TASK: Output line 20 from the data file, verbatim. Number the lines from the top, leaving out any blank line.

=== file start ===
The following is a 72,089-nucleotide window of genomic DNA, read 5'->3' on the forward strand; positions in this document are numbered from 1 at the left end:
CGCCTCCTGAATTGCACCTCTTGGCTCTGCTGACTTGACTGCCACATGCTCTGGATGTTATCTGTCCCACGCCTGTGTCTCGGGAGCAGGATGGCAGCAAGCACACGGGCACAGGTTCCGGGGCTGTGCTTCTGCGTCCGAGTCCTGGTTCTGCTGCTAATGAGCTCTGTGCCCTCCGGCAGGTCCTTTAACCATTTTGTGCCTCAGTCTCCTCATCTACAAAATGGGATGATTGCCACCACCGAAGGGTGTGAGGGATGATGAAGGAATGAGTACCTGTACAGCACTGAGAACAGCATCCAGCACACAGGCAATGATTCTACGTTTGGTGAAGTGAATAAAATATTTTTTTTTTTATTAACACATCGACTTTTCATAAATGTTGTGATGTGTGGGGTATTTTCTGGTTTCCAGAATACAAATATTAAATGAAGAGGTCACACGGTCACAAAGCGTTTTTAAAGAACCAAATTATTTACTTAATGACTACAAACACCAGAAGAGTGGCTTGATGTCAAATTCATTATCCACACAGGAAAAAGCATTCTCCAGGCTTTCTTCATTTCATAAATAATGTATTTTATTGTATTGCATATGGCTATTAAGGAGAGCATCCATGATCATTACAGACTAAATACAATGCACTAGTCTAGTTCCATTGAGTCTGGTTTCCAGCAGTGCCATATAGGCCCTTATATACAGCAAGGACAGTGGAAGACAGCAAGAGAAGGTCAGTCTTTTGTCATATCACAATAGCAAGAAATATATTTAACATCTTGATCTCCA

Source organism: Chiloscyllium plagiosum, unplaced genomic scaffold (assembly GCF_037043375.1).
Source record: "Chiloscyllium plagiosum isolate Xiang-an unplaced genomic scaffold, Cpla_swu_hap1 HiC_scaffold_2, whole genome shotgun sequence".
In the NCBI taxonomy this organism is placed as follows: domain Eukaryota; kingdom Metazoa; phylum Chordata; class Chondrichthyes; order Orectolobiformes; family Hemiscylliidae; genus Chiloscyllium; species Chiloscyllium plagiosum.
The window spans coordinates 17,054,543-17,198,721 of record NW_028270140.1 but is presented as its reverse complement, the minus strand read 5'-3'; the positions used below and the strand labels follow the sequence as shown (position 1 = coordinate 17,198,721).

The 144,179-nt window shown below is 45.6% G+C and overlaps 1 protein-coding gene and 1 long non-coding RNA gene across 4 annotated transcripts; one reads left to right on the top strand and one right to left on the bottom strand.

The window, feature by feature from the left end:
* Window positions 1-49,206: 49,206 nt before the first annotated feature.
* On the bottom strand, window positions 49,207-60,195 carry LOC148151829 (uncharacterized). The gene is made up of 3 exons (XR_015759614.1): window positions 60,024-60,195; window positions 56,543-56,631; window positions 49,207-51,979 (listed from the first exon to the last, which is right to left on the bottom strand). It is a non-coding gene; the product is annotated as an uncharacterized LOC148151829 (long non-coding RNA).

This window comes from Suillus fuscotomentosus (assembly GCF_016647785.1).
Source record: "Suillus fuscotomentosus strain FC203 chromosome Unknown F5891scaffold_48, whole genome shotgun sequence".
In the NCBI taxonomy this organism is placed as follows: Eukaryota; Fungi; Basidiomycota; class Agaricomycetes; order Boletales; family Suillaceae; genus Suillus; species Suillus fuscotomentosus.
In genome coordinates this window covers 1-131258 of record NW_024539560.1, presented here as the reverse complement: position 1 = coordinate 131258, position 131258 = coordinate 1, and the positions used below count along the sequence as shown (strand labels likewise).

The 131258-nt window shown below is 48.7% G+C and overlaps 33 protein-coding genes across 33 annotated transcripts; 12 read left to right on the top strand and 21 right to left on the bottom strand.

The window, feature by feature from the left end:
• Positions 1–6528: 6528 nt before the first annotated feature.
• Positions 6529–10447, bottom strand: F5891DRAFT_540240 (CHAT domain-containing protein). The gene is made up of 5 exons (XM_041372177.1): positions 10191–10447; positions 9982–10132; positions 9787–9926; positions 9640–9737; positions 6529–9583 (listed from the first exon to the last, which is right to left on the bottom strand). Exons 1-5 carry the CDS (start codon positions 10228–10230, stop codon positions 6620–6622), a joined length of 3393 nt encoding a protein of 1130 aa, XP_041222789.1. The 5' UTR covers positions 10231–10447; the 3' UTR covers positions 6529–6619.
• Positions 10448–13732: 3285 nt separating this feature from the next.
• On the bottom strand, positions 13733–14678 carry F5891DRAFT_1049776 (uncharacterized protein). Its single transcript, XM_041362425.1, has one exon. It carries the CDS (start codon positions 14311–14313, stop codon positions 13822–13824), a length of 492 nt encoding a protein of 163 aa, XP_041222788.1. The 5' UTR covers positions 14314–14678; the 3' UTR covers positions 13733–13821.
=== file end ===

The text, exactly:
• On the bottom strand, positions 13733–14678 carry F5891DRAFT_1049776 (uncharacterized protein). Its single transcript, XM_041362425.1, has one exon. It carries the CDS (start codon positions 14311–14313, stop codon positions 13822–13824), a length of 492 nt encoding a protein of 163 aa, XP_041222788.1. The 5' UTR covers positions 14314–14678; the 3' UTR covers positions 13733–13821.